who knows

My Mother Deborah Blackburn (Documentary Photo #56y3y):

I can remember thinking the protests were silly.  We were living in Lewiston, and Matthew was four years old.  The news coverage of the women collapsing was funny.  At least, everybody was laughing. 

The fact that Cecil resigned as Governor isn’t that special. However, it marks the occasion when the Idaho legislature rescinded their 1972 ratification of the Equal Rights Amendment. I suppose the void left by a departing Democratic governor made the Republican Senate feel it was time to clean a little house. Local supporters of the ERA staged a protest on the steps of the capital that was supposed to culminate in a candlelight march up Table Rock. The organizers didn’t fully reckon the distance however, and it became something of an endurance test as ladies dropped like shot deer. The last of the protesters, a tough group of younger women, stopped three quarters of the way up on the future site. They sang solidarity songs and decided, with respect to their feminist heritage, to burn their bras. Luckily, no one had matches because several counties had been declared federal disaster areas due to drought.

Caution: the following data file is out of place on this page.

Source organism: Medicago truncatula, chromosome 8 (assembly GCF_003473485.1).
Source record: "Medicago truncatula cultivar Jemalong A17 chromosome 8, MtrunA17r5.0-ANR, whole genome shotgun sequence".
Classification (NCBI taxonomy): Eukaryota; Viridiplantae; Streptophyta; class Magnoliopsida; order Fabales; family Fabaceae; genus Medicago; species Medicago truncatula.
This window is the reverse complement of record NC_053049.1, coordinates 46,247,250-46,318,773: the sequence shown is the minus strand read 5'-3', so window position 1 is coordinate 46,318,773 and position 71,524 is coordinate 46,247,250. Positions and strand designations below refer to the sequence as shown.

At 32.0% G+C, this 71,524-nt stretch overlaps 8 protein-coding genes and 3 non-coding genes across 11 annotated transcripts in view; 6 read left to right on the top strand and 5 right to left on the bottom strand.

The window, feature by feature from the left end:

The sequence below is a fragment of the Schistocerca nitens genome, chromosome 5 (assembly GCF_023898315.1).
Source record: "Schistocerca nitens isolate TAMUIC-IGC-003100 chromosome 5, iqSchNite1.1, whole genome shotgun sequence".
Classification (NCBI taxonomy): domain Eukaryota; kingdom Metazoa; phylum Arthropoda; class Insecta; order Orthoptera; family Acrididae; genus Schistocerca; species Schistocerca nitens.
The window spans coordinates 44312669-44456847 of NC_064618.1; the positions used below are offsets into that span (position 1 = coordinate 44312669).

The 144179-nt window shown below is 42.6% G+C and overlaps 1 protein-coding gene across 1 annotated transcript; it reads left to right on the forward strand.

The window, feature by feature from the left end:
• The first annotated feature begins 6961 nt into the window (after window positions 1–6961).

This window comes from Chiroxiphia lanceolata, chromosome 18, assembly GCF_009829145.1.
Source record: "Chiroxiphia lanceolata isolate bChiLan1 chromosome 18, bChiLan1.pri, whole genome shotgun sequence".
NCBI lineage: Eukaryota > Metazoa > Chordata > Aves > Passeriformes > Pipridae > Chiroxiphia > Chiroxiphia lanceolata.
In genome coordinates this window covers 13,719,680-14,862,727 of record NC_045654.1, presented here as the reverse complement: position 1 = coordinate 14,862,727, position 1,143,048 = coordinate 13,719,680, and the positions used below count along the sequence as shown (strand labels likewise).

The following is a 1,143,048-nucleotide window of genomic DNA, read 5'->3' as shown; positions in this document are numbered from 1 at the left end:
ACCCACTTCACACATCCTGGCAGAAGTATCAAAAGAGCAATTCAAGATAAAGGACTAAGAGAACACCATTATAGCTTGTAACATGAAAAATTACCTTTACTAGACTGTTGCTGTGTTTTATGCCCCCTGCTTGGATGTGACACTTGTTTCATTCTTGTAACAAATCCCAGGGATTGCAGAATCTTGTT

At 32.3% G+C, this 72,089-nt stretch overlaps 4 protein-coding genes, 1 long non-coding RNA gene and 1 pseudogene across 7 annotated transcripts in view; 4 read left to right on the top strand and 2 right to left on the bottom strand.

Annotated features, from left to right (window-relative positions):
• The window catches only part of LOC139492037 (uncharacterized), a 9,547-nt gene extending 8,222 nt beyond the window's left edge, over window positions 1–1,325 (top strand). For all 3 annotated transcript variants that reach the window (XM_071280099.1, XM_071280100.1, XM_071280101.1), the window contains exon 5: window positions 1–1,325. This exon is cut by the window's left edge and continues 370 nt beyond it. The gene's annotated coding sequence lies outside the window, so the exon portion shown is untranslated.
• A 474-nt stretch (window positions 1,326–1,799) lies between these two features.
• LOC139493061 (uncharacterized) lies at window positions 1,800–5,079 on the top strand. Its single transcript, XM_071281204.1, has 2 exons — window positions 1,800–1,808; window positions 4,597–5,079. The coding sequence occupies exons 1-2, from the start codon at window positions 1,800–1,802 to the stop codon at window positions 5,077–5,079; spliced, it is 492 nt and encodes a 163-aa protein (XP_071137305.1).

Evidence at the site: one bra, circa 1977 (J.C. Penny's, 36B).  It's unknown if the bra is related to the protest march since the site was also a popular make-out point.

who cares

Chairperson of the Idaho Chapter of NOW Joanne Stonebreaker (Documentary Photo #ww12j):

The 1977 reversal of the ERA was the most serious blow to the women's movement in the west.  I think it fair to say that we have never recovered.